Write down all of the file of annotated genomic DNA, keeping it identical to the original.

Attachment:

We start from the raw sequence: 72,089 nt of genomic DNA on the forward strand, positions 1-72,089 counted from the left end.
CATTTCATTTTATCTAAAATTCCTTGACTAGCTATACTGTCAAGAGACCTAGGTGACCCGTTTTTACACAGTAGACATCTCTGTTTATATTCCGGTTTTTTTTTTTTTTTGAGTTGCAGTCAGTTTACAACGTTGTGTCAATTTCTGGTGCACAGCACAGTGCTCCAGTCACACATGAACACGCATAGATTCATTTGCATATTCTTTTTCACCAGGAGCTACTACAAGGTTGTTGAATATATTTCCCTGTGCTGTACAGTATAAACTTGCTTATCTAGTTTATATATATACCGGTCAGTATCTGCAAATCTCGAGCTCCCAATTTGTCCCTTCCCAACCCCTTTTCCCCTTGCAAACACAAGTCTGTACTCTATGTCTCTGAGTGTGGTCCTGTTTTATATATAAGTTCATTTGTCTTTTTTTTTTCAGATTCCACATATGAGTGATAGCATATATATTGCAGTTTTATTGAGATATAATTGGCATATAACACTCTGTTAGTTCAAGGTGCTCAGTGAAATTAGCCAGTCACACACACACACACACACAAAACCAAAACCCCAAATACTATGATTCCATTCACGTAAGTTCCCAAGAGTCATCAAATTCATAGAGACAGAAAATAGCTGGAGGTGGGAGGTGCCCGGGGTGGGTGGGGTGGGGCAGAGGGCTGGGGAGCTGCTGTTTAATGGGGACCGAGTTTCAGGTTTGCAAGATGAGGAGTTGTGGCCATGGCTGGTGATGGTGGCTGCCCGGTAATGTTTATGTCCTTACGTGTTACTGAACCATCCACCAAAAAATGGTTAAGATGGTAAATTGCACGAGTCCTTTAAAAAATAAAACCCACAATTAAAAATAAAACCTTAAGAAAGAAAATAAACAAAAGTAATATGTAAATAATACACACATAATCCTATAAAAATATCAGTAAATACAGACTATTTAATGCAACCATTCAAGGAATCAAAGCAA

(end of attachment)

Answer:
We start from the raw sequence: 72,089 nt of genomic DNA on the forward strand, positions 1-72,089 counted from the left end.
CATTTCATTTTATCTAAAATTCCTTGACTAGCTATACTGTCAAGAGACCTAGGTGACCCGTTTTTACACAGTAGACATCTCTGTTTATATTCCGGTTTTTTTTTTTTTTTGAGTTGCAGTCAGTTTACAACGTTGTGTCAATTTCTGGTGCACAGCACAGTGCTCCAGTCACACATGAACACGCATAGATTCATTTGCATATTCTTTTTCACCAGGAGCTACTACAAGGTTGTTGAATATATTTCCCTGTGCTGTACAGTATAAACTTGCTTATCTAGTTTATATATATACCGGTCAGTATCTGCAAATCTCGAGCTCCCAATTTGTCCCTTCCCAACCCCTTTTCCCCTTGCAAACACAAGTCTGTACTCTATGTCTCTGAGTGTGGTCCTGTTTTATATATAAGTTCATTTGTCTTTTTTTTTTCAGATTCCACATATGAGTGATAGCATATATATTGCAGTTTTATTGAGATATAATTGGCATATAACACTCTGTTAGTTCAAGGTGCTCAGTGAAATTAGCCAGTCACACACACACACACACACAAAACCAAAACCCCAAATACTATGATTCCATTCACGTAAGTTCCCAAGAGTCATCAAATTCATAGAGACAGAAAATAGCTGGAGGTGGGAGGTGCCCGGGGTGGGTGGGGTGGGGCAGAGGGCTGGGGAGCTGCTGTTTAATGGGGACCGAGTTTCAGGTTTGCAAGATGAGGAGTTGTGGCCATGGCTGGTGATGGTGGCTGCCCGGTAATGTTTATGTCCTTACGTGTTACTGAACCATCCACCAAAAAATGGTTAAGATGGTAAATTGCACGAGTCCTTTAAAAAATAAAACCCACAATTAAAAATAAAACCTTAAGAAAGAAAATAAACAAAAGTAATATGTAAATAATACACACATAATCCTATAAAAATATCAGTAAATACAGACTATTTAATGCAACCATTCAAGGAATCAAAGCAA